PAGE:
Comptroller of the Currency John D. Hawke Jr. may take a while to settle into the job.

In his first interview since being sworn in Dec. 8, Mr. Hawke's unusually cautious answers revealed a regulator who must balance the long- term demands of a rapidly changing industry with his own short-term political considerations.

Though supporters and critics paint him as a pivotal actor in the serial financial reform drama as the curtain rises on a new Congress, Mr. Hawke is not volunteering for the role.

"He has the ability on a regulatory level, and with the backing of the judicial process, to change the entire landscape," said Stephen D. Johnson, a lobbyist for the American Insurance Association.

"That's very flattering but not very realistic," Mr. Hawke said. In fact, the 28th comptroller showed no signs of quickly becoming the aggressive regulator many expect.

Mr. Hawke said his priorities are promoting community banking, delivering bank services to underserved areas, and expanding the agency's examiner force.

Though he may want to focus on these low-profile pursuits, the renewed struggle on Capitol Hill over financial reform and the Community Reinvestment Act will occupy much of his time.

That Mr. Hawke dodged questions about these controversial issues underscored his political bind. Appointed by President Clinton while Congress was in recess, Mr. Hawke awaits confirmation by the Senate. The White House submitted his nomination Jan. 6, the first day of the new Congress.

Mr. Hawke insisted he is not hamstrung.

"I don't sit here worrying about the confirmation process," said Mr. Hawke, who as Treasury under secretary for domestic finance from 1995 to 1998 played a huge role in last year's financial reform debate. "I'll take the issues as they come and call them as I see them."

Senate Banking Committee Chairman Phil Gramm has said he will move on Mr. Hawke's nomination quickly. But Sen. Paul S. Sarbanes, the panel's ranking Democrat, remains a wild card. The Maryland lawmaker led the opposition to Mr. Hawke's nomination last year in part because he was irritated by comments Mr. Hawke had made on CRA.

In the interview, Mr. Hawke made it clear he backs CRA.

"CRA has made a significant contribution to the expansion of fair access to credit," he said. What's more, the basis for his earlier criticisms have been corrected. "Many of the objections that were raised-that I had raised at one point-about CRA have been effectively addressed."

He even disagreed with Sen. Gramm, saying banks should not be shielded from CRA protests if their most recent ratings were "satisfactory" or better because those exams could be outdated.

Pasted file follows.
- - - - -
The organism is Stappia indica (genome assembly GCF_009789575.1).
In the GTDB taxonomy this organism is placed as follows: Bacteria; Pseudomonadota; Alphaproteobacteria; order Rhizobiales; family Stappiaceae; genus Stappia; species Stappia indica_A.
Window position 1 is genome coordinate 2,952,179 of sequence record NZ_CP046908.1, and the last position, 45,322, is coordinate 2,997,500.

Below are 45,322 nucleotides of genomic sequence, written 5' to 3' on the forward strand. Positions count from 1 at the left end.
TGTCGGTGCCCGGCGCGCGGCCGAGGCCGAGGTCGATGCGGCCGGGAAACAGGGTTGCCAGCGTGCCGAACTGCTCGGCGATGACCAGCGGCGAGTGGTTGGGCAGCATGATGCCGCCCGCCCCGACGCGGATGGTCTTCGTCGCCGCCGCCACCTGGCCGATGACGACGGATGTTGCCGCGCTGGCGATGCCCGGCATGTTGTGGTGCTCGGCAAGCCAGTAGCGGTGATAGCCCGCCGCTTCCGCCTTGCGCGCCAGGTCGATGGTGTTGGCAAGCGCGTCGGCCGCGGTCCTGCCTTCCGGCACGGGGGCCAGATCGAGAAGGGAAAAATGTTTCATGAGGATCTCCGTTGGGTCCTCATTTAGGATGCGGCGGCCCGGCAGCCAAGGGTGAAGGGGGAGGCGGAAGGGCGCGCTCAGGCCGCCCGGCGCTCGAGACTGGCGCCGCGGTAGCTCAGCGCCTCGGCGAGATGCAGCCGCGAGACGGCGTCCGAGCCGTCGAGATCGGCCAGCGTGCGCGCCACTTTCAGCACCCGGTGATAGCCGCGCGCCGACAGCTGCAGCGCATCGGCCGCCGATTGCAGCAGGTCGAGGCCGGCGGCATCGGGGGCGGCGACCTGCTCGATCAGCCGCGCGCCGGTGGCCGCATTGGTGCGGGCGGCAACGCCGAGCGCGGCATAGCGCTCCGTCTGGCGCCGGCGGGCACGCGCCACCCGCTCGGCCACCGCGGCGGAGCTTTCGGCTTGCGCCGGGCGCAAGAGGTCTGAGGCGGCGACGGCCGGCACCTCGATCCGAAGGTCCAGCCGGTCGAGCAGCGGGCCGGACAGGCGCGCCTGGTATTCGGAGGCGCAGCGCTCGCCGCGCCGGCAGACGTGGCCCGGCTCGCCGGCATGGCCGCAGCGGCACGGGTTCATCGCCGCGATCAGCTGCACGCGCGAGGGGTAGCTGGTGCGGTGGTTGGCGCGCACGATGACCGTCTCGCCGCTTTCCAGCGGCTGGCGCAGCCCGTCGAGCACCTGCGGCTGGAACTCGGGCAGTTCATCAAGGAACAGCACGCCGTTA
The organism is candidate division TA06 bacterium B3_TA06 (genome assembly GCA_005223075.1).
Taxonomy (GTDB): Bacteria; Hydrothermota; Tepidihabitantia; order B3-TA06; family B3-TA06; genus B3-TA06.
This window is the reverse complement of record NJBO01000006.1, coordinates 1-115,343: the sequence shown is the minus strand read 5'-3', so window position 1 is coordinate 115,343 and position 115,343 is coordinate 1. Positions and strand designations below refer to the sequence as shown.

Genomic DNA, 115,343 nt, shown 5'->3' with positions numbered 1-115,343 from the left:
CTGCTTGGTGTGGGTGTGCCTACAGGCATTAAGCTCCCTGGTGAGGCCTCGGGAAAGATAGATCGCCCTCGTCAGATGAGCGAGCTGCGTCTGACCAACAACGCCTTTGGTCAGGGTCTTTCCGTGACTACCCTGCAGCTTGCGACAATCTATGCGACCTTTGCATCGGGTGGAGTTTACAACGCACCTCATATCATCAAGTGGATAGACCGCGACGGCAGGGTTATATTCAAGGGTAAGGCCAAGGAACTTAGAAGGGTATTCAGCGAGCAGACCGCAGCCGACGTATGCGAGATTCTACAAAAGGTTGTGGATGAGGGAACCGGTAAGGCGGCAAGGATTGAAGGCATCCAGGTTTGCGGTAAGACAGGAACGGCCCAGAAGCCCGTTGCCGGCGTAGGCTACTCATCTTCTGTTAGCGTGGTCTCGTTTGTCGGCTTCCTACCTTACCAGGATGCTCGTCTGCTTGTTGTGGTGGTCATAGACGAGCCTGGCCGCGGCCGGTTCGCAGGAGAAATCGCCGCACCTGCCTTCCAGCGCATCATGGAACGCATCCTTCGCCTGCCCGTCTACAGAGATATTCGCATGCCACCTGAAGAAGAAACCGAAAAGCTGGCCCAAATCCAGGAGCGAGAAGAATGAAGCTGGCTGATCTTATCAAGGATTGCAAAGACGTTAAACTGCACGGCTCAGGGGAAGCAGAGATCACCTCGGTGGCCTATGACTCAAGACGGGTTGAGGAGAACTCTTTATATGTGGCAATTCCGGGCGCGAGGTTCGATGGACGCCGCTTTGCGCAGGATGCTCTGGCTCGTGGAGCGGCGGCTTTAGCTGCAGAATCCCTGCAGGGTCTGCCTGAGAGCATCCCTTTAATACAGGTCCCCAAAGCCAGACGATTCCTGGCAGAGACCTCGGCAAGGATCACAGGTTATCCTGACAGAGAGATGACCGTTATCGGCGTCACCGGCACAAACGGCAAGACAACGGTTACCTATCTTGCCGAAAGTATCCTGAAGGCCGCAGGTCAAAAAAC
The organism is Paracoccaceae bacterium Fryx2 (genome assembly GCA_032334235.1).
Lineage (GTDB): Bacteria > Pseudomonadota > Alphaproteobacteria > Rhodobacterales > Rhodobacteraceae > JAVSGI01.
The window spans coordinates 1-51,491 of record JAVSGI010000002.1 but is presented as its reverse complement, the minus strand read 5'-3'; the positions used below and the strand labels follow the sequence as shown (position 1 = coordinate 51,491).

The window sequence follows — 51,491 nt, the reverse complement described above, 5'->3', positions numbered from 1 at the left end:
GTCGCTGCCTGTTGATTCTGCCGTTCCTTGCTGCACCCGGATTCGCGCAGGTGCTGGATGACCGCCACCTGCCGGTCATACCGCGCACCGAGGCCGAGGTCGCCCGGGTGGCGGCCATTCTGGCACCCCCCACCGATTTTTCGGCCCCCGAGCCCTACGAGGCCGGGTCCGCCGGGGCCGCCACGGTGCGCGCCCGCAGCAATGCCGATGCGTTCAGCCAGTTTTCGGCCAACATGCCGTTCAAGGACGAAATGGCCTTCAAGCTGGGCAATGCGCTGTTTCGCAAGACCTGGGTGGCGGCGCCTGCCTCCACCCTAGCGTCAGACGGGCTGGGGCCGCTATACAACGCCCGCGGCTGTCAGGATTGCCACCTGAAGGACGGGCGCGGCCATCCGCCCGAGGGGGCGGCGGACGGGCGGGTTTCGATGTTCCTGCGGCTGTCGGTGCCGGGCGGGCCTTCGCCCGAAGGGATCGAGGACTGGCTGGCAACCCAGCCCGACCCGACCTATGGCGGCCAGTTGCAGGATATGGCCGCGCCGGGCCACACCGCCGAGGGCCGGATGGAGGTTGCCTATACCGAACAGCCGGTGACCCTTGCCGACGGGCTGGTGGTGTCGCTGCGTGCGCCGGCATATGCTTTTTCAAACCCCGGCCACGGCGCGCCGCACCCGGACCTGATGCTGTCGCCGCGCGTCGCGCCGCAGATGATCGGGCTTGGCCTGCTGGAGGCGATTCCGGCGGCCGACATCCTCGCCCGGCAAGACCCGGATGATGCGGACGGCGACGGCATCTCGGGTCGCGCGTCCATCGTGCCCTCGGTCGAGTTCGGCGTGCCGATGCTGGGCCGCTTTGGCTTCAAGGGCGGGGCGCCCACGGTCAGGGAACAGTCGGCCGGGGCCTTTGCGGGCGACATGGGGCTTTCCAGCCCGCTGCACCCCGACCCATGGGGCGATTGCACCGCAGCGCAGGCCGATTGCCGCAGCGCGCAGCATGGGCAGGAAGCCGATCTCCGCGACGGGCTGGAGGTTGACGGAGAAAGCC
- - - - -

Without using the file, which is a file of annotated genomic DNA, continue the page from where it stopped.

"Community groups would be forced to try to participate in the examination process," he said. "That would end up being far more burdensome for banks than the present system."

The Comptroller's Office does not have the right to enforce CRA agreements between banks and community groups. "These commitments or pledges are made between private parties," he said. "The community groups are fully capable of monitoring the agreements."

Though Mr. Hawke pitched as hard as ever for full financial powers for national bank operating subsidiaries, he did not reveal any plan to approve new powers.

Such rulings could anger key lawmakers and propel the reform bill. Or they could discourage legislation by giving banks an upper hand over insurance companies and securities firms. If he avoids such decisions and quietly discourages groundbreaking applications, banks might be forced to stay at the table and negotiate a deal with their rivals.

Mr. Hawke refused to discuss whether the agency is stalling on a March 1997 application by Bank of America to develop real estate. He denied that the agency's foot-dragging sends a discouraging signal to other banks contemplating daring applications.

"I don't think that the speed with which we act on applications is going to necessarily have an effect on what the industry is doing," he said. "They will come to us as their needs dictate."

Mr. Hawke said he favors basic legislation that would permit banks, insurance companies, and securities firms to own each other. Such an approach would sidestep controversial issues such as operating subsidiaries, preservation of state insurance laws, and Federal Home Loan Bank reform.

"Financial modernization is not something that Congress delivers to the industry," he said. "It is something that happens in the marketplace."

Though Mr. Hawke's agenda remains murky, he emphasized that he plans to make small banks a priority.

"We do a lot for community banks already," he said, "and we're looking at identifying all the programs that we have that support community banks and seeing what more we might be able to do to make life easier."

He suggested having examiners give more advice to banks in addition to their oversight responsibilities.

Mr. Hawke also is concerned about how the industry reaches out to people without bank accounts.

Electronic delivery of federal benefit payments has exposed the lack of bank branches in many areas. Banks have tried to solve the problem by allying themselves with check cashers. However, the government is concerned that check cashers and other, similar firms do not offer the same consumer protections as banks.

An alternative, Mr. Hawke said, may be to offer "consortium charters" in which banks can "share the risk and expense of establishing facilities."

Mr. Hawke's third priority is increasing the examiner work force. In the last two years, the agency's examiner force has dropped more than 10%, to 1,929.

Without specifying a number, the new comptroller said the ranks must be replenished and that examiners need to become more specialized in areas such as year-2000 compliance.

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